For 12 seasons and darn near 15 years(!), It’s Always Sunny in Philadelphia has operated under an absurd cartoon logic, like Seinfeld‘s “no hugging, no learning” rule on black tar heroin. The Gang—Dennis (Glenn Howerton), Dee (Kaitlin Olson), Charlie (Charlie Day), Mac (Rob Mcelhenney), and Frank (Danny Devito)—are uniformly terrible human beings for a variety of reasons, and no level of personal or public destruction they can drunkenly dream up will ever have any longtime repercussions. The world outside of Paddy’s Pub is basically an abstract dream—where ski slopes are the 80s forever, and the Jersey Shore is one long, rum ham-fueled montage of debauchery and murder—and returning to South Philly for another round of beers is the same thing as waking up fresh.
But the times, as Bob once warbled, they are a-changin’. The Philadelphia Eagles are Super Bowl champions, the Oscars are a popularity contest, and Donald Trump—probably the first president since Nixon who would fit right in with The Gang—is sitting in the Oval Office. In its thirteenth season, Always Sunny is changing, too. The show has never shied away from The Issues—from Season 1’s “Charlie Wants an Abortion” to last season’s “The Gang Turns Black”—but it’s never felt this specific. This modern. Season 13 finally feels like there’s an actual world happening outside Paddy’s Pub, and—like several other terrible people in 2018—that world has something to say about The Gang.
To be clear, this is a change for the better. Any show that’s been on as long as Always Sunny has to eventually look at a way to keep things new while still holding tight to the core aesthetic that’s kept it on that long in the first place. It’s a genuine miracle that, in its thirteenth season, Always Sunny manages to feel like a new thing. The season premiere, “The Gang Makes Paddy’s Great Again”—the best of the four episodes made available for review—is probably the finest example of this. With Dennis’ temporary departure to South Dakota, the show introduces new Gang member Cindy (Mindy Kaling), whose complex, multi-step scheme to close a rival bar—the plan includes “spread fake news”, “incite liberal outrage”, and marketing a drink named Conservative Whine—might stand a genuine chance of working if it weren’t for the presence of a Dennis-shaped sex doll that Mac definitely is not banging nightly. It’s a fantastically deranged half-hour of Always Sunny that also highlights the show’s new and improved worldview. By the time the actual Dennis returns—which Glenn Howerton already confirmed would happen, despite FXX playing coy—the Gang’s stubborn return to the status quo in the face of a literal political divide happening around them feels like a commentary in and of itself.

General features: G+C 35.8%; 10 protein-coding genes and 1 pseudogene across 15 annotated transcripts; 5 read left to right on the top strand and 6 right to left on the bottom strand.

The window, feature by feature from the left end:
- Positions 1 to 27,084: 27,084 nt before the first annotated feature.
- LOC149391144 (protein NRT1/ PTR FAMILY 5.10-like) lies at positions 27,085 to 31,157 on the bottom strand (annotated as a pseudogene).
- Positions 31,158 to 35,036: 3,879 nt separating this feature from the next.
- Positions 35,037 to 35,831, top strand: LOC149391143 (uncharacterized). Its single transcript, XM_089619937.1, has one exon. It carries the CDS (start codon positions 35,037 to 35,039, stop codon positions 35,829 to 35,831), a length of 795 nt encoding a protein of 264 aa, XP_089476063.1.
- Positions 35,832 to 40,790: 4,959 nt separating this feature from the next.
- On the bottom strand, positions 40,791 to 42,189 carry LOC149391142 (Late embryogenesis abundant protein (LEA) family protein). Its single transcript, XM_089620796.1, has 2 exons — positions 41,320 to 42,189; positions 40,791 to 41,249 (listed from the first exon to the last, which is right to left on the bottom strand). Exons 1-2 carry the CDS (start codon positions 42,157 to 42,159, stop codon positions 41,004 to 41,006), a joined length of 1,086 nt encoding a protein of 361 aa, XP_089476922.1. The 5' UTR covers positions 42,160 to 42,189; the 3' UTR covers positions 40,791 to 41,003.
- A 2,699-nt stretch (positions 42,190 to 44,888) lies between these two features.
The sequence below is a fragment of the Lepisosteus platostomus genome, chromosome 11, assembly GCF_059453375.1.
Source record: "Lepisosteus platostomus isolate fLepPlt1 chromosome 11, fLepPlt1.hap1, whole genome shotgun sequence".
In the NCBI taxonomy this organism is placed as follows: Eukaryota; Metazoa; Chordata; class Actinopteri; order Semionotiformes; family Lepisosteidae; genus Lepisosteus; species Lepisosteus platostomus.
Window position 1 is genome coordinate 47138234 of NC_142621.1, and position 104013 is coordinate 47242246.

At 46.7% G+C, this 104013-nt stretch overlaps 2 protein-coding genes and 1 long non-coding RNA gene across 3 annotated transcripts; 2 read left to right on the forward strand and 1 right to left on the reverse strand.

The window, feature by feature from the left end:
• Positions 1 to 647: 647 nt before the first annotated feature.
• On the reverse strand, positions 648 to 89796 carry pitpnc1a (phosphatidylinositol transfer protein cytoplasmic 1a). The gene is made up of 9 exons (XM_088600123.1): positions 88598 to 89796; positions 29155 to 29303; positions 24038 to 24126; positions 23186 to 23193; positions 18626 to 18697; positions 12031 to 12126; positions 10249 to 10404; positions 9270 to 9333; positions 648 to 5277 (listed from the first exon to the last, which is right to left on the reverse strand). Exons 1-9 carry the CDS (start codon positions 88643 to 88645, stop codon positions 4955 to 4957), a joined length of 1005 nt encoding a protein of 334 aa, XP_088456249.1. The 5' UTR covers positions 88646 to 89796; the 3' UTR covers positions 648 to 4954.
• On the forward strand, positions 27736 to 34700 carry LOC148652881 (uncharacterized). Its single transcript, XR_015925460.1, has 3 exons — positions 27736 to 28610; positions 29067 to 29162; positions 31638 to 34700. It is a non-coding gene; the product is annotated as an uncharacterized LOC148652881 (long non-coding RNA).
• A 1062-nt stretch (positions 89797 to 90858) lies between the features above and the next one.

To be clear, though, this is still Always Sunny. The show might have points to make, but it’s still gloriously fucked up in all the right places. The premiere ends with, in the show’s own words, “the most insane, disgusting orgy that has ever taken place.” Dannah Phirman & Danielle Schneider‘s script for “The Gang Beats Boggs: Ladies Reboot”, an amazing retread of a classic Season 10 episode, has some clever things to say about Hollywood’s touch-and-go “support” for inclusion, but it also ends with multiple people shitting their pants on an airplane. (“A maximum gross-out,” says Artemis Pebdani‘s always-welcome Artemis. “Nobody saw that coming from women.”) This season’s take on the #MeToo movement, director Kat Coiro‘s “Time’s Up For The Gang”, works so well because of these character’s ability to drive even the purest of intentions into the ground for selfish reasons. (Kaitlin Olson striding into a sexual harassment seminar with a rapid-fire, celebratory “TimesUpTimesUpTimesUp” chant is, in that Sunny way, perfect.)
And that, really, has been Always Sunny‘s magic since the beginning. The Gang is the perfect stand-in for any issue the writers want because their toxicity is both the joke and the punchline. These characters exist, even after 13 seasons, to both demonstrate that these awful opinions do exist and that they are fucked on multiple levels. The cast’s shout-over chemistry remains as pitch-perfect as ever. Glenn Howerton still delivers the best psychopath speech on TV. But season 13 of Always Sunny is so, so welcome because these toxic, awful people are living in times as toxic and awful as they are.
Plus, Mac is goddamn jacked now. I have to mention this. Rob Mcelhenney’s zero-body-fat transformation isn’t quite as consistently funny as his turn as Fat Mac, but it is objectively more impressive. Scientists should study that man’s genes in a laboratory for years to come. But even then, Mac’s insistence on shoving his newly toned abs into situations that don’t really call for them seems like a sign of the times. “Then why did I do all this working out?” Mac asks in the second episode, “The Gang Escapes,” after the dozenth attempt to use his biceps in a scheme that does not require them.
“Nobody knows!” Charlie answers, which might as well be the motto of 2018.
It’s Always Sunny in Philadelphia season 13 debuts on FXX on Wednesday, September 5.